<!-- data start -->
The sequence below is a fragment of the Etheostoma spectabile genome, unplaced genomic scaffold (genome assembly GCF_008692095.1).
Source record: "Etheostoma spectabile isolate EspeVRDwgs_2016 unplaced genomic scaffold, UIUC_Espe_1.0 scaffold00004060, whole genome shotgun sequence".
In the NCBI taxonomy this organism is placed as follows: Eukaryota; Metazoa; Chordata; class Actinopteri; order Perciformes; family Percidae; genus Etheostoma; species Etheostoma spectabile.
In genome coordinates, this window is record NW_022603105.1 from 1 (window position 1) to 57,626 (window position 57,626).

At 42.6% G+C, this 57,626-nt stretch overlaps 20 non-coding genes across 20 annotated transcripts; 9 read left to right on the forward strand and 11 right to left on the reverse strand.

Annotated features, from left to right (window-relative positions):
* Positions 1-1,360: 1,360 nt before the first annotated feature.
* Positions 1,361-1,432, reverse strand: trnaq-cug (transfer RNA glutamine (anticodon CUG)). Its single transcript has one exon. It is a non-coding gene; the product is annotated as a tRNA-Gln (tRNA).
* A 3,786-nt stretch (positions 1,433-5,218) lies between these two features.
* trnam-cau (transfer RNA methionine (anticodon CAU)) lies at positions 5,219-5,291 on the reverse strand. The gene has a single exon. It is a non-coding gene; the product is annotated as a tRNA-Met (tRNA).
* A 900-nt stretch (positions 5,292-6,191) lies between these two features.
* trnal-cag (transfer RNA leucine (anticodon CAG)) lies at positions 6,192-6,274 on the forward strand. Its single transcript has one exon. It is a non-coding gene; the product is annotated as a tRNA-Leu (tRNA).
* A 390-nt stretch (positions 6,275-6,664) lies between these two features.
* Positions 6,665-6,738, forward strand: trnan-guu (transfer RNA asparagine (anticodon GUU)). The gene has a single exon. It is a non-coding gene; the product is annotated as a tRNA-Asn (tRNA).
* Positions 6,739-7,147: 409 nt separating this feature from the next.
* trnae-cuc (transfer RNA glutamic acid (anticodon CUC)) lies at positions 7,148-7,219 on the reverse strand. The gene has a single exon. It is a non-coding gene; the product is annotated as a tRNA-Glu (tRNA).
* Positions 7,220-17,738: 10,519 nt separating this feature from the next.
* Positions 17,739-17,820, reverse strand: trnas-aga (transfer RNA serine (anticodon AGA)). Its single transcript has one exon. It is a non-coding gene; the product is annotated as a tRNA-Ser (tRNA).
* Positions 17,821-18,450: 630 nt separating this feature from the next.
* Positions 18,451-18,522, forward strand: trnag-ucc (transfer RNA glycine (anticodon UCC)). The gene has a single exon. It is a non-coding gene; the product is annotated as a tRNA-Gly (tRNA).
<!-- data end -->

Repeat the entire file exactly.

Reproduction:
The sequence below is a fragment of the Etheostoma spectabile genome, unplaced genomic scaffold (genome assembly GCF_008692095.1).
Source record: "Etheostoma spectabile isolate EspeVRDwgs_2016 unplaced genomic scaffold, UIUC_Espe_1.0 scaffold00004060, whole genome shotgun sequence".
In the NCBI taxonomy this organism is placed as follows: Eukaryota; Metazoa; Chordata; class Actinopteri; order Perciformes; family Percidae; genus Etheostoma; species Etheostoma spectabile.
In genome coordinates, this window is record NW_022603105.1 from 1 (window position 1) to 57,626 (window position 57,626).

At 42.6% G+C, this 57,626-nt stretch overlaps 20 non-coding genes across 20 annotated transcripts; 9 read left to right on the forward strand and 11 right to left on the reverse strand.

Annotated features, from left to right (window-relative positions):
* Positions 1-1,360: 1,360 nt before the first annotated feature.
* Positions 1,361-1,432, reverse strand: trnaq-cug (transfer RNA glutamine (anticodon CUG)). Its single transcript has one exon. It is a non-coding gene; the product is annotated as a tRNA-Gln (tRNA).
* A 3,786-nt stretch (positions 1,433-5,218) lies between these two features.
* trnam-cau (transfer RNA methionine (anticodon CAU)) lies at positions 5,219-5,291 on the reverse strand. The gene has a single exon. It is a non-coding gene; the product is annotated as a tRNA-Met (tRNA).
* A 900-nt stretch (positions 5,292-6,191) lies between these two features.
* trnal-cag (transfer RNA leucine (anticodon CAG)) lies at positions 6,192-6,274 on the forward strand. Its single transcript has one exon. It is a non-coding gene; the product is annotated as a tRNA-Leu (tRNA).
* A 390-nt stretch (positions 6,275-6,664) lies between these two features.
* Positions 6,665-6,738, forward strand: trnan-guu (transfer RNA asparagine (anticodon GUU)). The gene has a single exon. It is a non-coding gene; the product is annotated as a tRNA-Asn (tRNA).
* Positions 6,739-7,147: 409 nt separating this feature from the next.
* trnae-cuc (transfer RNA glutamic acid (anticodon CUC)) lies at positions 7,148-7,219 on the reverse strand. The gene has a single exon. It is a non-coding gene; the product is annotated as a tRNA-Glu (tRNA).
* Positions 7,220-17,738: 10,519 nt separating this feature from the next.
* Positions 17,739-17,820, reverse strand: trnas-aga (transfer RNA serine (anticodon AGA)). Its single transcript has one exon. It is a non-coding gene; the product is annotated as a tRNA-Ser (tRNA).
* Positions 17,821-18,450: 630 nt separating this feature from the next.
* Positions 18,451-18,522, forward strand: trnag-ucc (transfer RNA glycine (anticodon UCC)). The gene has a single exon. It is a non-coding gene; the product is annotated as a tRNA-Gly (tRNA).